Secondly, we have a very large 3D seismic database that hasallowed us to build a core acreage position on trend to our recent success.Finally, because of the results of the past several years have beeninconsistent; our Gulf of Mexico strategy haschanged, which Dave mentioned earlier, changed significantly from what it was ayear ago.

Our strategy is far more focused and will leverage off ofour recent success. Our expectation is a rate of return that is competitive withother divisions and continued production growth from 2007 to 2008.

For fiscal 2007, Gulf of Mexicohad total net production of 14.7 Bcfe, an 11% increase over fiscal 2006. In thefourth quarter, we produced 3.5 Bcfe. At today's rate of 47 million cubic feetequivalent per day, a full quarter of production would be equivalent to 4.2Bcfe or 20% more than the fourth quarter of 2007. Also, in the fourth quarter,we were the high bidder on five of our eight bids at the central Gulf of Mexico lease sale, all within our core acreageposition.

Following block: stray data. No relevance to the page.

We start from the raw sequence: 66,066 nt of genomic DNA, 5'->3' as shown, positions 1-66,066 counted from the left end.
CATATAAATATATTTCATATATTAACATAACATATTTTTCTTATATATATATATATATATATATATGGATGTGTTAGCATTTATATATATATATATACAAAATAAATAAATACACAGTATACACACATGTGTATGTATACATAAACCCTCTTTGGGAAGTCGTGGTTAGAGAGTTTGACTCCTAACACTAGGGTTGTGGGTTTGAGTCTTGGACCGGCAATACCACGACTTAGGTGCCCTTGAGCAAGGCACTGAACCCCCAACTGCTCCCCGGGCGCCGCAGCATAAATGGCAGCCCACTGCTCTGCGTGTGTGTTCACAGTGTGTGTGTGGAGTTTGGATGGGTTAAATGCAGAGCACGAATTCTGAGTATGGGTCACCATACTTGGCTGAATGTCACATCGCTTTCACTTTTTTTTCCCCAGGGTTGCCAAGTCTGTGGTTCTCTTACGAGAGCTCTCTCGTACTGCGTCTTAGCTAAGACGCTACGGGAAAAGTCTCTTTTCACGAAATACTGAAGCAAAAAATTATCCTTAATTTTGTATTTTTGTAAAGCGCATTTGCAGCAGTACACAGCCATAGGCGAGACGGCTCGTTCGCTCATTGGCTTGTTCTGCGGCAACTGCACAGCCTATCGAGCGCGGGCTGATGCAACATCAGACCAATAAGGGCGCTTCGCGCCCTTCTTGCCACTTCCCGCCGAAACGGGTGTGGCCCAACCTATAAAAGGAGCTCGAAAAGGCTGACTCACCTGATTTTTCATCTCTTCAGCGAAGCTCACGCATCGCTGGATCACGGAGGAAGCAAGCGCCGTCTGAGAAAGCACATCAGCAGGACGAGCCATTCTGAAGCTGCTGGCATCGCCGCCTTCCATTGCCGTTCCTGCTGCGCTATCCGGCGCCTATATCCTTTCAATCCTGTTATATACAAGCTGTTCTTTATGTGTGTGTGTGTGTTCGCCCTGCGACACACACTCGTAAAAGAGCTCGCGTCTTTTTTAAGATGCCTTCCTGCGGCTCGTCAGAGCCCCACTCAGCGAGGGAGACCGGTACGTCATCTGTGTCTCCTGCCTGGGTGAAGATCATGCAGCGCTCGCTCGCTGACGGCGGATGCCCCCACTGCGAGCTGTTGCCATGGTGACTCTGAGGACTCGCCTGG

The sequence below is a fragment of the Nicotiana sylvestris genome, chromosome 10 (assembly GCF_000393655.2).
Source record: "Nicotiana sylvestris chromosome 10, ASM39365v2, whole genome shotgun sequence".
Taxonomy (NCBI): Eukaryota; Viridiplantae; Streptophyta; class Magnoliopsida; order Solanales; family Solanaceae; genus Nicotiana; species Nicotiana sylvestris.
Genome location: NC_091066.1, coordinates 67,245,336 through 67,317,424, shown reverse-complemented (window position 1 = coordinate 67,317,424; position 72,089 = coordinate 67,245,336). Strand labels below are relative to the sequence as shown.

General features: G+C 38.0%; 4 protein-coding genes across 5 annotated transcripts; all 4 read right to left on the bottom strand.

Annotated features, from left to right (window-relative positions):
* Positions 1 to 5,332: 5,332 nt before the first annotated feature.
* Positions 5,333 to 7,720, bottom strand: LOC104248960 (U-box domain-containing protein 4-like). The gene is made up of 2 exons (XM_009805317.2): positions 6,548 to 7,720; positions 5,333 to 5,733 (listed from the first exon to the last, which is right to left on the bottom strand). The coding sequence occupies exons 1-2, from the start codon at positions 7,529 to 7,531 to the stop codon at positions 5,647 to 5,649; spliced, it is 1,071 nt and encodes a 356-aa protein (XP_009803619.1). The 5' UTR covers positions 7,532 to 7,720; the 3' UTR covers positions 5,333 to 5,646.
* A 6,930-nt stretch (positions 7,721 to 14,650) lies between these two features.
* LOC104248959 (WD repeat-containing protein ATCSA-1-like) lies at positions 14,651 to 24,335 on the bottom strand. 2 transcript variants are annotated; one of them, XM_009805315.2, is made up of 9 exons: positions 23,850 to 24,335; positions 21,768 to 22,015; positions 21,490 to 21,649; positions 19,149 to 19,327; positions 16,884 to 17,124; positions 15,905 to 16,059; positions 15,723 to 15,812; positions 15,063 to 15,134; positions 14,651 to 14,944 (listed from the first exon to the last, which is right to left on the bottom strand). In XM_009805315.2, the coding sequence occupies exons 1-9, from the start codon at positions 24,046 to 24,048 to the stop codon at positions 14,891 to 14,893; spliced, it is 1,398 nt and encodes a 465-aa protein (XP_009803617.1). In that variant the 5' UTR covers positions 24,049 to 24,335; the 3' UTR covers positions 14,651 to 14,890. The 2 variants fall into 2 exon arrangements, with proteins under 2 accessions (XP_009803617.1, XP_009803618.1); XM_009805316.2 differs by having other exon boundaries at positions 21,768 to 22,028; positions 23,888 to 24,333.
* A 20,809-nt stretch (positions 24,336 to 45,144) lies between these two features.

Moving on to the West division, California continues to provide stable andpredictable production with excellent cash flow. Fiscal 2007 production was18.3 Bcfe, and we expect a similar production level for fiscal '08.

For fiscal 2007, we drilled 57 new producers in California, includingproved undeveloped locations and Midway-Sunset acceleration wells. Theincreased at Midway-Sunset has begun toshow its effects with September oil up 360 barrels per day, versus May whenincreased steaming began. That's an 8% increase.

To conclude my review of Seneca's fiscal 2007 results, Iwould like to discuss our year end approved reserves. Our total proved reservesas of September 30, 2007 are 491 Bcfe, as compared to 581 Bcfe on September 30,2006. The changes in reserves can be attributed to 47 Bcfe of production, 31Bcfe of a net negative revision, and 49 Bcfe from the sale of our Canadianoperations offset by 37 Bcfe of discoveries and extension.